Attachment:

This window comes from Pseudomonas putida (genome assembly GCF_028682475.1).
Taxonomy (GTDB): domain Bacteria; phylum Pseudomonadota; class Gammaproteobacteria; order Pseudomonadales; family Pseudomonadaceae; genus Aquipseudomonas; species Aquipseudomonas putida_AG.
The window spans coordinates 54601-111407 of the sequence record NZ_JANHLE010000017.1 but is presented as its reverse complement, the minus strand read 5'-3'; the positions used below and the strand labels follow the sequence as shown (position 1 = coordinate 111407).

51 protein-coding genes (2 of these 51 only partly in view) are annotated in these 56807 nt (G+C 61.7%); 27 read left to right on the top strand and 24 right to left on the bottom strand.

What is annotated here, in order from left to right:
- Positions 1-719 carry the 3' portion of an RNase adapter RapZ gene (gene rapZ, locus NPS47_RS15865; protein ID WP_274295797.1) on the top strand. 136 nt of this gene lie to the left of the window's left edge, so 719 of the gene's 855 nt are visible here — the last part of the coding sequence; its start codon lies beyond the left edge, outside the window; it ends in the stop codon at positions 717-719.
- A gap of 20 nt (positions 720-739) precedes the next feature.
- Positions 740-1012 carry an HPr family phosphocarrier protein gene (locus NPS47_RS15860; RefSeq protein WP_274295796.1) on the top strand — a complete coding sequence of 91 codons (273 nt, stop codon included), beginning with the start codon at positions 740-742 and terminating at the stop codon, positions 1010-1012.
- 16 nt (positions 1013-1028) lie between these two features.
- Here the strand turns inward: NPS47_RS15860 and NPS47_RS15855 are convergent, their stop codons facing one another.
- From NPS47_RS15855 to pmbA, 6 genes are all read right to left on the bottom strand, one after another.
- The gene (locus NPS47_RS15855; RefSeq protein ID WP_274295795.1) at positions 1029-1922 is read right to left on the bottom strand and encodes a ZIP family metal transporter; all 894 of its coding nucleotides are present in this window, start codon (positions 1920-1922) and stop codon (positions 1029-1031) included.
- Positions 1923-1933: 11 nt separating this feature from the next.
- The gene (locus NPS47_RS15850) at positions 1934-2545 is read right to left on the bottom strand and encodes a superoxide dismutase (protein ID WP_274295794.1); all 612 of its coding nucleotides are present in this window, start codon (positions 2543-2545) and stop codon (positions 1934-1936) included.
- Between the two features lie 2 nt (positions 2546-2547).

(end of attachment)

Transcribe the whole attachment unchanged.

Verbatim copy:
This window comes from Pseudomonas putida (genome assembly GCF_028682475.1).
Taxonomy (GTDB): domain Bacteria; phylum Pseudomonadota; class Gammaproteobacteria; order Pseudomonadales; family Pseudomonadaceae; genus Aquipseudomonas; species Aquipseudomonas putida_AG.
The window spans coordinates 54601-111407 of the sequence record NZ_JANHLE010000017.1 but is presented as its reverse complement, the minus strand read 5'-3'; the positions used below and the strand labels follow the sequence as shown (position 1 = coordinate 111407).

51 protein-coding genes (2 of these 51 only partly in view) are annotated in these 56807 nt (G+C 61.7%); 27 read left to right on the top strand and 24 right to left on the bottom strand.

What is annotated here, in order from left to right:
- Positions 1-719 carry the 3' portion of an RNase adapter RapZ gene (gene rapZ, locus NPS47_RS15865; protein ID WP_274295797.1) on the top strand. 136 nt of this gene lie to the left of the window's left edge, so 719 of the gene's 855 nt are visible here — the last part of the coding sequence; its start codon lies beyond the left edge, outside the window; it ends in the stop codon at positions 717-719.
- A gap of 20 nt (positions 720-739) precedes the next feature.
- Positions 740-1012 carry an HPr family phosphocarrier protein gene (locus NPS47_RS15860; RefSeq protein WP_274295796.1) on the top strand — a complete coding sequence of 91 codons (273 nt, stop codon included), beginning with the start codon at positions 740-742 and terminating at the stop codon, positions 1010-1012.
- 16 nt (positions 1013-1028) lie between these two features.
- Here the strand turns inward: NPS47_RS15860 and NPS47_RS15855 are convergent, their stop codons facing one another.
- From NPS47_RS15855 to pmbA, 6 genes are all read right to left on the bottom strand, one after another.
- The gene (locus NPS47_RS15855; RefSeq protein ID WP_274295795.1) at positions 1029-1922 is read right to left on the bottom strand and encodes a ZIP family metal transporter; all 894 of its coding nucleotides are present in this window, start codon (positions 1920-1922) and stop codon (positions 1029-1031) included.
- Positions 1923-1933: 11 nt separating this feature from the next.
- The gene (locus NPS47_RS15850) at positions 1934-2545 is read right to left on the bottom strand and encodes a superoxide dismutase (protein ID WP_274295794.1); all 612 of its coding nucleotides are present in this window, start codon (positions 2543-2545) and stop codon (positions 1934-1936) included.
- Between the two features lie 2 nt (positions 2546-2547).